20th March 2024

Innovation and Genetics: A Sustainable Pathway

By Jilly Duncan Grant, QMS Board Member

One billion people around the world face protein deficiency, a crisis set to worsen as the global population expands and the demand for high-quality protein rises. In Central Africa and South Asia, 30% of children suffer from severe protein deficiency. Here, in the UK recent research published by the Guardian suggests a 39% increase in nutrition and protein energy malnutrition (PEM - a childhood disorder primarily caused by deficiency of energy, protein, and micronutrients) related hospital admissions; with iron deficiency having doubled and vitamin B12 deficiency tripled over the last decade. To combat this challenge, we must enhance the production of safe and affordable protein to nourish our communities. Fortunately, a promising solution is emerging — a blend of technology, sustainability practices and advanced genetics that is revolutionising the beef and dairy industries.

As a QMS board member, I understand the importance of supporting Scottish agriculture to become more economically, socially, and environmentally sustainable. QMS is at the forefront of this transformation, focusing on three strategic pillars: Provenance; Productivity & Profitability; and Planet & Place. At the core of these pillars lies a commitment to people and sustainability. In the context of global meat markets and QMS's ambition to compete, we recognise that evolution is not enough; transformation must be a driving force in our industry.

One of QMS’s game-changer initiatives is the Scotch Performance and Genetic Traceability project. Drawing inspiration from innovative initiatives worldwide, particularly the groundbreaking genotyping programme for Irish cattle, we see a blueprint emerging toward a sustainable future for Scottish beef production.

On 31 May 2023, Ireland’s Minister for Agriculture, Food and the Marine, Charlie McConalogue T.D., announced funding for a world-first genotyping program for Irish cattle, demonstrating a strategic public-private partnership model. Genotyping involves creating a DNA bank from tissue samples of breeding cattle, providing 100% traceability at the DNA level. The genetic data collected is analysed to identify crucial traits, such as disease resistance, milk or meat production and fertility.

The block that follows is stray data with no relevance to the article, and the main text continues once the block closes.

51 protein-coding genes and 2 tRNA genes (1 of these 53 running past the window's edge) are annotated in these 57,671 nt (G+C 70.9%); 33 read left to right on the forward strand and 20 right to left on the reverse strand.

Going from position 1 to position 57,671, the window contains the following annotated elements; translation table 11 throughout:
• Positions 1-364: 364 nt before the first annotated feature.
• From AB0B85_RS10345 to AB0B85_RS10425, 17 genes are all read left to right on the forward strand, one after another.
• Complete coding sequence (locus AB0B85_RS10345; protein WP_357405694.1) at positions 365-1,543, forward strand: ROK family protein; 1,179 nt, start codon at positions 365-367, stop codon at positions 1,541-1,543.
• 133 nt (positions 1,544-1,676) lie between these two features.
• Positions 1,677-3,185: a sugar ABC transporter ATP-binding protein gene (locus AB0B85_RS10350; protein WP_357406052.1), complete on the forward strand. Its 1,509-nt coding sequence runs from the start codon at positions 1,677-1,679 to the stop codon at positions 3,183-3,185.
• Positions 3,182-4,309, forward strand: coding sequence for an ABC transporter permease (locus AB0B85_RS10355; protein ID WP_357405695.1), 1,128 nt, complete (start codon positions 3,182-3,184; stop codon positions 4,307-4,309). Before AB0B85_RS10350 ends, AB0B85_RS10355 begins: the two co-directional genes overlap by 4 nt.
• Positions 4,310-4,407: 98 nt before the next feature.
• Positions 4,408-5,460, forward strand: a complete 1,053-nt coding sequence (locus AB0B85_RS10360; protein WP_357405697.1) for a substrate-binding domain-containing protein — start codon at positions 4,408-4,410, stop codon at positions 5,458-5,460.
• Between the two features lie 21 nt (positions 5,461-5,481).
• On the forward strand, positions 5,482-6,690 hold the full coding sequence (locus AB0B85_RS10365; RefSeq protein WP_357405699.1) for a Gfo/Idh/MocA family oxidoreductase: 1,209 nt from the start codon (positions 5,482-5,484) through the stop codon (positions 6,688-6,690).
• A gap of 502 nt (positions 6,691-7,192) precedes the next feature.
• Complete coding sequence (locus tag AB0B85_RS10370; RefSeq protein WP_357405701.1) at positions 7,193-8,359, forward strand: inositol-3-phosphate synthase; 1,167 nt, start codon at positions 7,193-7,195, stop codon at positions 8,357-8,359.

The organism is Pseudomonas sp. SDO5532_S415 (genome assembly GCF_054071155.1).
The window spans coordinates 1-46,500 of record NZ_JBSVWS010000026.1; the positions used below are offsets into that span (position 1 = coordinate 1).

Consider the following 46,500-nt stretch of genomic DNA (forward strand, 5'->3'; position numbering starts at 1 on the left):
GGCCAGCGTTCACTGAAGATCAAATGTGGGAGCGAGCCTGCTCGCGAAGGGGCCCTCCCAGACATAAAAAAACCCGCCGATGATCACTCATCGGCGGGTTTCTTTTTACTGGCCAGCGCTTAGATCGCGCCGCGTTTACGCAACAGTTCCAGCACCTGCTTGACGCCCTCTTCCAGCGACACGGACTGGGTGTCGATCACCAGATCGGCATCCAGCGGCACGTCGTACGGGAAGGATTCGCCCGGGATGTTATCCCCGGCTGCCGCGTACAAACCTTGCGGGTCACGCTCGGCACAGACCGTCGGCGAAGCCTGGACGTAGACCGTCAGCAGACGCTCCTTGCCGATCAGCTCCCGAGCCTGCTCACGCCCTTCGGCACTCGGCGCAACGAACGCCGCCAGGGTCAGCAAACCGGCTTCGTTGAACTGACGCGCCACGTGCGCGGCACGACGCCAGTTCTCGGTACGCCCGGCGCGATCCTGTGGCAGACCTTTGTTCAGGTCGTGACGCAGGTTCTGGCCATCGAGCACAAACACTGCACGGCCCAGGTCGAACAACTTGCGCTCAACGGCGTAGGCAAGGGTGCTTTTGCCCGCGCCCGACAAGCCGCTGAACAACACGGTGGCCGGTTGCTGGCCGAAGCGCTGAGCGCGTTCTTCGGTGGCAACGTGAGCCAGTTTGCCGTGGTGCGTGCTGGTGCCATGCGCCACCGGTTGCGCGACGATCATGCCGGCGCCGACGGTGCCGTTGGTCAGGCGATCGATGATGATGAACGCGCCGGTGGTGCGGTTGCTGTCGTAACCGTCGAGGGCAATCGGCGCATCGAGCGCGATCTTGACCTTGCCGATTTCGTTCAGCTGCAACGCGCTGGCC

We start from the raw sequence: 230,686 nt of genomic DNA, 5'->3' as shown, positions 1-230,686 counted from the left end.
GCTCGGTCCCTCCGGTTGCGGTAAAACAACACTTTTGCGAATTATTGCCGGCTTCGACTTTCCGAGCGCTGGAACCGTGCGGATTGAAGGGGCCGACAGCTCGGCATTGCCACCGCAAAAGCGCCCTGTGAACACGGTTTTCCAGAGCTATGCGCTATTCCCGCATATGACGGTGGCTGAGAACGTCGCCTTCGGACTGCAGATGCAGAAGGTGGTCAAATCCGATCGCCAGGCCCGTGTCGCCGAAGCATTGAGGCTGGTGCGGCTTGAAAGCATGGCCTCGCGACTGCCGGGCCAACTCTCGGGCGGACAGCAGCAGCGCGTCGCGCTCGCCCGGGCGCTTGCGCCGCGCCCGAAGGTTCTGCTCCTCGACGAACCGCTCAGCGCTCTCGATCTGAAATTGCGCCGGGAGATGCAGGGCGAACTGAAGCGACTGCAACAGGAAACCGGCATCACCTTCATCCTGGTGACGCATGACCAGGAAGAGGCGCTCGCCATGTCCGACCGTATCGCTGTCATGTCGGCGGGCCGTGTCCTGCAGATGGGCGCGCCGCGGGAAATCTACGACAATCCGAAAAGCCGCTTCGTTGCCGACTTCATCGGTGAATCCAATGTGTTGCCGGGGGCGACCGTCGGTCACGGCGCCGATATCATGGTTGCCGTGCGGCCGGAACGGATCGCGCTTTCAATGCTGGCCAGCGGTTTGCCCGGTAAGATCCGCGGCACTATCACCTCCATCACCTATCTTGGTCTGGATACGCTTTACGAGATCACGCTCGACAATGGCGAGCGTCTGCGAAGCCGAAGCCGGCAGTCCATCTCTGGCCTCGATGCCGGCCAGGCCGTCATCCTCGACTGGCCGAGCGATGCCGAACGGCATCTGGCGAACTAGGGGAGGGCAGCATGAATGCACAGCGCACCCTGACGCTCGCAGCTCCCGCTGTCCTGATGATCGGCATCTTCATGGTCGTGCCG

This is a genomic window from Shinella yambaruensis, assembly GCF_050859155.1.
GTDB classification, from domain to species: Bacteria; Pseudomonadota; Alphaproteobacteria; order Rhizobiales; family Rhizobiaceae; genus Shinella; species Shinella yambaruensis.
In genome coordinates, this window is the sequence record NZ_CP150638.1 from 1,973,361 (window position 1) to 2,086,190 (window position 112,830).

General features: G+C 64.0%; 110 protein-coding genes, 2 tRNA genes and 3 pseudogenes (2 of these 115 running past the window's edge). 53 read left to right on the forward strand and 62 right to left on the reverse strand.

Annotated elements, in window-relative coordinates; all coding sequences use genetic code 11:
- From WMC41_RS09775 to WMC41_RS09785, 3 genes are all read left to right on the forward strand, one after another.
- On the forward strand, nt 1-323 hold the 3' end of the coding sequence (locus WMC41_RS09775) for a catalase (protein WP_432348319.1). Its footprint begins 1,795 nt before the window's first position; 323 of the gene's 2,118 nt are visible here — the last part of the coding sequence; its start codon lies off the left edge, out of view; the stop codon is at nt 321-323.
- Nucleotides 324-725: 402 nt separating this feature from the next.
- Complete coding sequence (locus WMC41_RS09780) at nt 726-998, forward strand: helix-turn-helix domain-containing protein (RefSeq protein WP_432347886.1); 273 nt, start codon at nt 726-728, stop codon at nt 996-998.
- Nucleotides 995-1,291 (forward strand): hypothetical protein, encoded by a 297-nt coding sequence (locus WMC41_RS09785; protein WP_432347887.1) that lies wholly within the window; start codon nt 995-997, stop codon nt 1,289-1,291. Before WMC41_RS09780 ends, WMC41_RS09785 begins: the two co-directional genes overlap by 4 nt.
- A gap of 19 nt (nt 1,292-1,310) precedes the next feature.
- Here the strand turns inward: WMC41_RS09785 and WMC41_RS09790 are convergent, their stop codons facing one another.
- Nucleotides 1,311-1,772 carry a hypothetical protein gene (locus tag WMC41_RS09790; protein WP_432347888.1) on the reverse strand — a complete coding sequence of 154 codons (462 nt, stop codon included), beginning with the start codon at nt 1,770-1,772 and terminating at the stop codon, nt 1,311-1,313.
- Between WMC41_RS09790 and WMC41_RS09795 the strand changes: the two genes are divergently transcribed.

This Irish genotyping programme, managed by the Irish Cattle Breeding Federation (ICBF), represents a significant step towards enhancing the genetic merit of the national bovine herd. The five-year project is exchequer-funded with a €23 million allocation for year one, through the Brexit Adjustment Reserve. Subsequent four-year funding will follow as a cost-sharing model between the Department of Agriculture, Food and the Marine (DAFM), industry and participating farmers.

Research by Teagasc and the ICBF highlights the economic and environmental benefits of higher genetic merit herds. Beyond economic sustainability, genotyping the national herd offers unique selling points in traceability for international trade and certainty in dairy beef calf quality. This initiative serves as an inspiration and practical model for Scotland to bolster its competitive edge in the global agricultural landscape.

As we witness the convergence of technology, sustainability and advanced genetics in the beef and dairy industries, it is essential for Scottish agriculture to embrace these advancements. The Irish genetic project stands as a testament to the transformative collaborative power of such initiatives, providing a blueprint for Scotland to follow and ensure a sustainable, economically viable, and socially responsible future for its beef industry and beyond.

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